Tech Entrepreneur Jason Young Wants to Blow Young Minds

Jason YoungJason Young, 33, hopes to impact 20 million young people with his education technology company. As the CEO and co-founder of MindBlown Labs (MBL), he designs products intended to help the youth better navigate in the real world.

The Oakland, California-based business launched in 2012 and released its first creation, an online game called ?Thrive ?n? Shine.? The mobile app allows players to develop a character and career before competing in different challenges that introduce them to personal finances.

Late last year, MBL was awarded more than $600,000 from the U.S. Treasury Department. It is the only financial capability company to have earned the award.

Young was also appointed by President Obama to join the Advisory Council on Financial Capability for Young Americans. The entrepreneur recently completed his duties in the council earlier this summer.

Here, the Harvard alum chatted with about his entrepreneurship. According to the MindBlown Labs website, the idea for your company was conceived when your family was evicted. Can you tell us more about that?

J. Y.: The idea didn?t come for years later. I had returned home for Christmas break and the day after Christmas, during my sophomore year, I was evicted because my mom had taken out a mortgage. Interest rates decreased temporarily, but it was enough for her to fall behind. That provided a huge lesson for me, which was helping me to understand the importance of making wise financial decisions and instilled in me a strong desire to help other people do the same.

I didn?t have the idea for MindBlown Labs at that time. I went back to school and declared Economics as my major and when I graduated I went to work for Merrill Lynch at the private wealth side. I did that for a few years and learned a lot, but eventually I really wanted to get back to my entrepreneurial roots. So I joined a technology startup that was focused on helping young adults who weren?t financially savvy to make better investment decisions.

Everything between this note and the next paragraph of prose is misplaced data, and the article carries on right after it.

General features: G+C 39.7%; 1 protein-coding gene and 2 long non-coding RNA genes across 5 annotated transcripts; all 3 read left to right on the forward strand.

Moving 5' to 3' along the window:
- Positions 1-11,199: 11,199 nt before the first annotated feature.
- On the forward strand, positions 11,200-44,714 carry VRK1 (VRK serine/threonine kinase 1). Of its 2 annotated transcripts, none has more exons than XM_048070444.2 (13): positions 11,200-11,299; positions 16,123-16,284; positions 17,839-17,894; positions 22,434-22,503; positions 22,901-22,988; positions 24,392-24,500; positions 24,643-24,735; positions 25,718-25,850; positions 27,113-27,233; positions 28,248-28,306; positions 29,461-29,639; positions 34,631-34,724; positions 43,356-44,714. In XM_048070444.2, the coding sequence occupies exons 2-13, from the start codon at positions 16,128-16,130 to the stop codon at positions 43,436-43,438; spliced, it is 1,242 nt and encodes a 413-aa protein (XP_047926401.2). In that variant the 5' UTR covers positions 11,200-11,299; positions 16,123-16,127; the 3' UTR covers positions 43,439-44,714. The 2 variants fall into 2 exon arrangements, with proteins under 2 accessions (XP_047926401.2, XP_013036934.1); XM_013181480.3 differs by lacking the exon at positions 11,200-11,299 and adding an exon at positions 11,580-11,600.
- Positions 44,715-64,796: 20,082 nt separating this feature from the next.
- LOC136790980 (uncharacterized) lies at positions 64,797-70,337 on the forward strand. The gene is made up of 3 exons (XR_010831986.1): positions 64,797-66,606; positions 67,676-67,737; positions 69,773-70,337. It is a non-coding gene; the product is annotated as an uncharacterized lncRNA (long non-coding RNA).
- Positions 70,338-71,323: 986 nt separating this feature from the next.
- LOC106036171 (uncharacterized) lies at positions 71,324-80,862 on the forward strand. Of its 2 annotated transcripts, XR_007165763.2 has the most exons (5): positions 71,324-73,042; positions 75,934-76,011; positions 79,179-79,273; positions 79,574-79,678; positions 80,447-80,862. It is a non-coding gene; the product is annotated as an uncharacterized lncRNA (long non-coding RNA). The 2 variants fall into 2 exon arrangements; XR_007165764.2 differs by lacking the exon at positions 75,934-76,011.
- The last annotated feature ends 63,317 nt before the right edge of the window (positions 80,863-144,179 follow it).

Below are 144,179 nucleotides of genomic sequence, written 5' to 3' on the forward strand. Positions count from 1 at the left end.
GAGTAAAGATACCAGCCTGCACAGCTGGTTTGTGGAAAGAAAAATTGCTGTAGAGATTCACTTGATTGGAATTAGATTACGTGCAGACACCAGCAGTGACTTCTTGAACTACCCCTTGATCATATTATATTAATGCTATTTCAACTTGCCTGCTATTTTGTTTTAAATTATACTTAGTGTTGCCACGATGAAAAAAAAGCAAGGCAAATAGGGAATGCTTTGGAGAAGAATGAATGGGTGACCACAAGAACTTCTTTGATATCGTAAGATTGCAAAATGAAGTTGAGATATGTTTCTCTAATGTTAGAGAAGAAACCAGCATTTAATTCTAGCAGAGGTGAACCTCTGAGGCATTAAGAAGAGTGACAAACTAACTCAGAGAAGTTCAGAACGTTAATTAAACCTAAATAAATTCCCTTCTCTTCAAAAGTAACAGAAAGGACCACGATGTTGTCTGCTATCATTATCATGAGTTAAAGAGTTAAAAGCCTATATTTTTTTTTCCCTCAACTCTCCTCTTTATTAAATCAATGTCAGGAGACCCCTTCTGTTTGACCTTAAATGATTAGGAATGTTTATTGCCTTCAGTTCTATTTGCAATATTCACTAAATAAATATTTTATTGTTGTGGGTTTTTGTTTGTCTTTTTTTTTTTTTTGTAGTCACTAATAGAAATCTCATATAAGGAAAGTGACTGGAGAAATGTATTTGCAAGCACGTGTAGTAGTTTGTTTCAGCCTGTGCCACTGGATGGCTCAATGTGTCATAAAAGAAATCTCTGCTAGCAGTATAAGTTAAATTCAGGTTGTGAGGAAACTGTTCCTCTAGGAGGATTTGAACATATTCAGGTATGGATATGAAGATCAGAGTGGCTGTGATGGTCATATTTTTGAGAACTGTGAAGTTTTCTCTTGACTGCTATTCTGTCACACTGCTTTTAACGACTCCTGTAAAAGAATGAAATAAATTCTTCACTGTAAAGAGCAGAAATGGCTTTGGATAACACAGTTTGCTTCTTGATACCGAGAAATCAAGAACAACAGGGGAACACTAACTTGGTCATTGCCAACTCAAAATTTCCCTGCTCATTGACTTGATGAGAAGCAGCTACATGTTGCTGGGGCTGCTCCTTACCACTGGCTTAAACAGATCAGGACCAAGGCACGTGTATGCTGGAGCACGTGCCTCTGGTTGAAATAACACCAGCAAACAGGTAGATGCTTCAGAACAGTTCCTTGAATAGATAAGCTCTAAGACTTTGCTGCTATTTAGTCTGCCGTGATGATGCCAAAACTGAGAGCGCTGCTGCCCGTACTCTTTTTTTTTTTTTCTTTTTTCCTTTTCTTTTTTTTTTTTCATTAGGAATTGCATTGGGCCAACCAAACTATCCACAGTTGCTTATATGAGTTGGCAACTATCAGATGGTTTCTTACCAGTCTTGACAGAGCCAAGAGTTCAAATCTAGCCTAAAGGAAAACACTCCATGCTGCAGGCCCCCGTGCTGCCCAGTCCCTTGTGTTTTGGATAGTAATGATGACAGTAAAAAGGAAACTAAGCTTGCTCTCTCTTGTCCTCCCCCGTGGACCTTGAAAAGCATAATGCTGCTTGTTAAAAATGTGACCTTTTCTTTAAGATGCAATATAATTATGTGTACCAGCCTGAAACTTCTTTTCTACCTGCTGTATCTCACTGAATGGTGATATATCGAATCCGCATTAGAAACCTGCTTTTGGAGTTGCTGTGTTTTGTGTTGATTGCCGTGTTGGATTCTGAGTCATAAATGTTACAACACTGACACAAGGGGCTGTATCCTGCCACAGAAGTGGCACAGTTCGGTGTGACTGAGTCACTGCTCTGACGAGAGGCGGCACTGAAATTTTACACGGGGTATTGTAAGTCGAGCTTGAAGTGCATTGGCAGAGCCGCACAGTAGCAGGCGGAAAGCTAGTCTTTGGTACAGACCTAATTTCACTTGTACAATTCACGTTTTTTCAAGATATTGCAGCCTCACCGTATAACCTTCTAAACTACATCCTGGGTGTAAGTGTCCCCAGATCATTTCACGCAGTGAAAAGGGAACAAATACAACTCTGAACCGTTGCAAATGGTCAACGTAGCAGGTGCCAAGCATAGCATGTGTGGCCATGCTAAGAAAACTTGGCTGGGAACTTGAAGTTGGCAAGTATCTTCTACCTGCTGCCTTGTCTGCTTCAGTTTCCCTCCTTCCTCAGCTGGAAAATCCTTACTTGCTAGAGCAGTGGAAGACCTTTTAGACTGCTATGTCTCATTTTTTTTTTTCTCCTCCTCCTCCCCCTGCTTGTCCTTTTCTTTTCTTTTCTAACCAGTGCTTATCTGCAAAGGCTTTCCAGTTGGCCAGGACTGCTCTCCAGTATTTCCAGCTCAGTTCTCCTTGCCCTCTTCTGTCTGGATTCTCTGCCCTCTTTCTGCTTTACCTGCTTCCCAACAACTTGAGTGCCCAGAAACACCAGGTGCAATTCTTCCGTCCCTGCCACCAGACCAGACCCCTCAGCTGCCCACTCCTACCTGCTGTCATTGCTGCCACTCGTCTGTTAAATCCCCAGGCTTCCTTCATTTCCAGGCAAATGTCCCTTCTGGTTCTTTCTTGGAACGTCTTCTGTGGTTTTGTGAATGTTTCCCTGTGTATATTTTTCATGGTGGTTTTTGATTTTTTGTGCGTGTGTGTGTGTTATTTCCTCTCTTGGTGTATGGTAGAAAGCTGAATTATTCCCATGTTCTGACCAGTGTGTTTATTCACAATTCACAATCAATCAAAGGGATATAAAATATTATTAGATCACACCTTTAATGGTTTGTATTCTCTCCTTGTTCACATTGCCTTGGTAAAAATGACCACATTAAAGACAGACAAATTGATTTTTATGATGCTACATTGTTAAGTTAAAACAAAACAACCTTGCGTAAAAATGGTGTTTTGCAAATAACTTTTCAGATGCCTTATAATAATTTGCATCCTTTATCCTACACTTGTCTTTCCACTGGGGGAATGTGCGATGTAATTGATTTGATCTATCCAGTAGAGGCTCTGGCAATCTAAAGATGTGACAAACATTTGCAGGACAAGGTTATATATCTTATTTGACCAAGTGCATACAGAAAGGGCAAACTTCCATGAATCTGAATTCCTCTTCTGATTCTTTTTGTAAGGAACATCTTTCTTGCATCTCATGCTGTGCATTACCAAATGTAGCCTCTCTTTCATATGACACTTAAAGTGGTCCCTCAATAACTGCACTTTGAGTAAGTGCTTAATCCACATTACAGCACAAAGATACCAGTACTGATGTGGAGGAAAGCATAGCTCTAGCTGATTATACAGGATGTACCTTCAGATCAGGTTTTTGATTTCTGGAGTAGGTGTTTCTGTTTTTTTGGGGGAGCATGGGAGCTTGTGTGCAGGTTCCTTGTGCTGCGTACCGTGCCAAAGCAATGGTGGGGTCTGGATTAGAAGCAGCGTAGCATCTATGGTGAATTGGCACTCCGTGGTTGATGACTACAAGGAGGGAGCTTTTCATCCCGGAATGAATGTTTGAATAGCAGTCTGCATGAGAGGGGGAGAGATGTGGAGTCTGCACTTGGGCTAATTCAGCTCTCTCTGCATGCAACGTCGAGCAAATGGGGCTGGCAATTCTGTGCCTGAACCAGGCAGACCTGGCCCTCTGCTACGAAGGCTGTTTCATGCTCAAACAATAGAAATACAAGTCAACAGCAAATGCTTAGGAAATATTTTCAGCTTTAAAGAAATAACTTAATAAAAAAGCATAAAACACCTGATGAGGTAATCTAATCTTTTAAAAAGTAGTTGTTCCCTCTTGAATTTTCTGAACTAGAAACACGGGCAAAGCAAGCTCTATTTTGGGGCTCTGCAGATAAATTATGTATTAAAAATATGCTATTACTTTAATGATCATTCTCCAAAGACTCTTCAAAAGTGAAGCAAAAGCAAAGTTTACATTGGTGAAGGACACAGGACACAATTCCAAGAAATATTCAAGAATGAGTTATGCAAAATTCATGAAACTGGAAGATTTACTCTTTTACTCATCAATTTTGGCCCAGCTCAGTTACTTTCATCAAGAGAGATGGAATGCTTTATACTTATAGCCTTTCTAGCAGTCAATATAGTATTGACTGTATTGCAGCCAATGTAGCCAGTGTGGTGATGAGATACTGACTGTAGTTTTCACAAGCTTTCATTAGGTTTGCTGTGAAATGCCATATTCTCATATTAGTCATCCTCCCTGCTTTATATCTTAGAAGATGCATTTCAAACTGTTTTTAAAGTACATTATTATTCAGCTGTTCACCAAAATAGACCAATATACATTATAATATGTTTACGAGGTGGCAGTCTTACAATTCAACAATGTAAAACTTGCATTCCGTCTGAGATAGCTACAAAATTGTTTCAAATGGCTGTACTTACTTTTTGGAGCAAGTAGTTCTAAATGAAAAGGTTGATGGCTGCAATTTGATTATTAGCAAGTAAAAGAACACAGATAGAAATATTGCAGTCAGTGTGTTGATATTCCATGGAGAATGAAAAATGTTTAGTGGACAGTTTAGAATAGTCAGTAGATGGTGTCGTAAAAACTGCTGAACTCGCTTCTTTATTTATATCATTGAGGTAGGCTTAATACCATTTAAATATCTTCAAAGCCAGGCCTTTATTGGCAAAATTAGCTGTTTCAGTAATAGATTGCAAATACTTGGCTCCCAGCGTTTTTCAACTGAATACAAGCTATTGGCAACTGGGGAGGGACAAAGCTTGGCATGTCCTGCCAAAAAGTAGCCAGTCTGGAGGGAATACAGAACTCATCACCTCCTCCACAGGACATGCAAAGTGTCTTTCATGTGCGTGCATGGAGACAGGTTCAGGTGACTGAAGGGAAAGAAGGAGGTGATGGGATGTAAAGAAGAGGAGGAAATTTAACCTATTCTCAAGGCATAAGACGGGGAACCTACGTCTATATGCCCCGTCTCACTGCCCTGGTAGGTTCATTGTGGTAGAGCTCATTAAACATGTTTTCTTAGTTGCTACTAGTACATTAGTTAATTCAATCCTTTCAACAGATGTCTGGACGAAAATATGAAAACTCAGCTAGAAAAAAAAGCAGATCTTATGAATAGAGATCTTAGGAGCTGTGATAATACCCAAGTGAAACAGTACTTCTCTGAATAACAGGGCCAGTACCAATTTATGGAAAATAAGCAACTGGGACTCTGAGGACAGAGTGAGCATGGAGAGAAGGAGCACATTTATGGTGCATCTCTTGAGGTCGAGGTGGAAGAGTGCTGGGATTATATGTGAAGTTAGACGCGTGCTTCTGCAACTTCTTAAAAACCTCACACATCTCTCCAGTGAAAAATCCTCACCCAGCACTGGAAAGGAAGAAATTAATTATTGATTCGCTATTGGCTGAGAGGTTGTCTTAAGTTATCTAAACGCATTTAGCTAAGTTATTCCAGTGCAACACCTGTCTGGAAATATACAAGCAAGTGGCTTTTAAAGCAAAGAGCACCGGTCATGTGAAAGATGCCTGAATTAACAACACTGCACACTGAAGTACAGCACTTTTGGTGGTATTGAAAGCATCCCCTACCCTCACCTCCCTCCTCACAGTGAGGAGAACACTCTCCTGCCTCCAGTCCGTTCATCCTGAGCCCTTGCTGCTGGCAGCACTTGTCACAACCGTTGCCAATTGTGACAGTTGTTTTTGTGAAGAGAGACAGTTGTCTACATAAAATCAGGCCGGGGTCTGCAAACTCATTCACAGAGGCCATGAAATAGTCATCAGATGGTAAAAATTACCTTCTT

While I was working there, I was volunteering on the side, helping other young adults with their personal finances. And through that work it became very clear to me that the problem of financial illiteracy was far greater than I had ever anticipated. From that point, I just came up with the idea for MindBlown Labs. Did you have any mentors of your own to help you with financial literacy?

J. Y.: My mom set me up with a savings account when I was about 5 or 6. So she taught me how to save, which was huge and stuck with me my entire life. But generally, no. What I learned about stocks, investing, and credit scores were already self-taught. What are some of the most important things that you had to learn about starting MindBlown Labs?

J. Y:? There?s so many things you learn: how to build a team, how to recruit people, how to manage those people, how to lead a team. All of those things are actually very different from each other. I had to learn about fundraising, in a startup context. But I would say that the leadership round is probably one of the biggest things. And then I would say, the importance of understanding your customer and user, is also very huge. Who would you say is your target audience for Thrive ?n? Shine and when did it come about?

J. Y: Thrive ?n? Shine had a soft launch last spring. I say soft launch because we didn?t really market it very wisely. But we tested with thousands of students and young adults. So the actual age range for the game is quite wide. We are building a curriculum and that curriculum is targeted towards high school students. What is Thrive ?n? Shine about?